Some of what we learn in life comes out of books. Some is taught by family. But there’s a whole bunch we learn just by being humans and living in this world for enough years.
I grew up loving gardening. We lived in suburbia, so I had all the room that I needed and parents who encouraged me. With youthful energy and enthusiasm, I saw no limits.
I soon learned that limits were close ahead. My first was a restriction by space. I started college while living at home (College Station), but when I moved to a small room adjacent to Ohio State, all I had was a windowsill. But my three little windowsill plants pulled me through — along with Sunday afternoon visits to garden centers and greenhouses.
In graduate school, I always had a greenhouse for my research. When I taught high school, I had a greenhouse for my students. When we moved to DFW so I could work for Texas A&M as extension horticulturist, I bought a small greenhouse. Then we bought a small acreage outside DFW so we could raise our kids in the country. (They never went outside.) With a couple of acres to call my gardens surrounding our house, I knew virtually no limits.
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That was until I started to develop aches and pains and I was told that I had psoriatic arthritis. Suddenly, those two acres began to seem daunting, and I started to condense my gardening activities into more manageable spaces. “Wants” started giving way to “capabilities,” and my life gradually adjusted.
From all of that, I’ve learned a few things that have helped me immensely. Some are obvious, so if you’re light-years ahead of me, please be patient. News gets to horticulturists slowly.
Making gardening easier
Here are things that have worked for me. Hope they’re of help as you garden.
• Use a smaller scale. I no longer build 50-foot beds and fill them with color. I use smaller plantings, and I position them where they’ll receive the most views — entries and patios.
• Look for longer seasons of color. Annuals are colorful for months. Even my favorite perennials bloom only for two or three weeks. My daylilies have given way to coleus, crotons and copper plants. They’re colorful from spring until frost.
• I’ve invested in large, decorative pots that let me tend my plants without having to stoop or kneel so many times, and I’ve bought tools that make the tasks easier. Timed-release fertilizer is my ally for all of my potted plants, and water wands and water bubblers make that job faster and easier.
• Buy only plants that are perfectly adapted. Before you check out at the garden center, ask a veteran nurseryman, “Am I about to make any mistakes in buying what I have in my cart?” Let them advise you of any high-maintenance crybabies you’re about to adopt.
• Keep your plants properly watered and fertilized. Healthy plants are a lot less work than sickly plants that become invaded by insects, diseases and weeds.
• Buy tools to make your chores easier. Really good hardware stores and the very best nurseries have supplies of gardener-friendly tools. The good ones are smaller, lightweight and have better handles.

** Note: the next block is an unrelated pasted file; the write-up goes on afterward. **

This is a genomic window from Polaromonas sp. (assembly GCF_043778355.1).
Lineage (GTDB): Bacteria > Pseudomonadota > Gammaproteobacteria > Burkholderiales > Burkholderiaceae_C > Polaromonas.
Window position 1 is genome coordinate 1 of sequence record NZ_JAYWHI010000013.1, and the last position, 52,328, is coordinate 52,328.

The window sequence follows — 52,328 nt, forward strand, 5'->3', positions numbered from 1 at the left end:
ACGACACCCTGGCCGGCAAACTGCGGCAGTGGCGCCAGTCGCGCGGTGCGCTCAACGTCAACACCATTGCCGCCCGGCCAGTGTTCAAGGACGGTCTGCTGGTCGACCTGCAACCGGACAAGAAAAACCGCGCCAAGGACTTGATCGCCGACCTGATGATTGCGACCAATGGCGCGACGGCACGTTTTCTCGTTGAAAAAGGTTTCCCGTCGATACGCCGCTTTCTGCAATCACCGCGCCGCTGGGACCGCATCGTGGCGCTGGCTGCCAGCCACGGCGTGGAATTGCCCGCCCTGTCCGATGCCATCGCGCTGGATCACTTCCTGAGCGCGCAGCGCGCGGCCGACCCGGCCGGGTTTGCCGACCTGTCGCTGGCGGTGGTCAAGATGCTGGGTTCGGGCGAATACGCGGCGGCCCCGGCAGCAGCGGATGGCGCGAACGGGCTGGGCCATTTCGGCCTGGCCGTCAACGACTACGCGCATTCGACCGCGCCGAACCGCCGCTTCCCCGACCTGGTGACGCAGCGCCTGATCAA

• If you’re gardening indoors (or assisting someone who does), choose plants that will hold up for many months and that will do so without a lot of care and attention. Sansevierias, aglaonemas and ponytails are three great choices. If you have ample light, grow African violets in self-watering pots.
A learning experience
The good thing about gardening, as I proved back in college, is that you can practice it just about anywhere.
Each Monday afternoon, our grandson Joseph (just turned 7) and I take leftover flowers from a local flower shop to the senior living center where his great-grandmother held him only months before she died.
We’ve been doing that for two years, and the (mostly) ladies in wheelchairs line up near the door when they think he’s coming. They love to decorate with their flowers, to set on their windowsills, and Joseph takes great pride in choosing flowers for each of his friends there. I stand off to the side smiling. And sometimes shedding a few tears of joy.
Meanwhile, he has learned empathy, patience, kindness, peace and acceptance. He’s learned that not every lady will want one of his flowers on a given day. He knows she might change her mind the following week, and he’s willing to wait. Meanwhile, it’s on to the next friend as he says, “Hope you’re having a great day. Would you like a flower?”
Yep. You really can learn a lot while you’re gardening. Joseph continues to teach me.
Finally, on a somewhat related note, I’m going to admit that I now have a handicapped permit and occasionally use a cane when walking long distances. I’ve even ridden a cart — two years ago when visiting Disney World with our family.
What I’ve observed is that you might as well be invisible if you’re riding in a wheelchair or on a cart. Not only do people dart back and forth right in front of you, but many also ignore you when greeting the rest of your family. One could easily feel “in the way” in that setting, and that made me sad — not for my plight, but for our society.
I was taking photos of all the beautiful plants those four days, but I learned a lot more about people.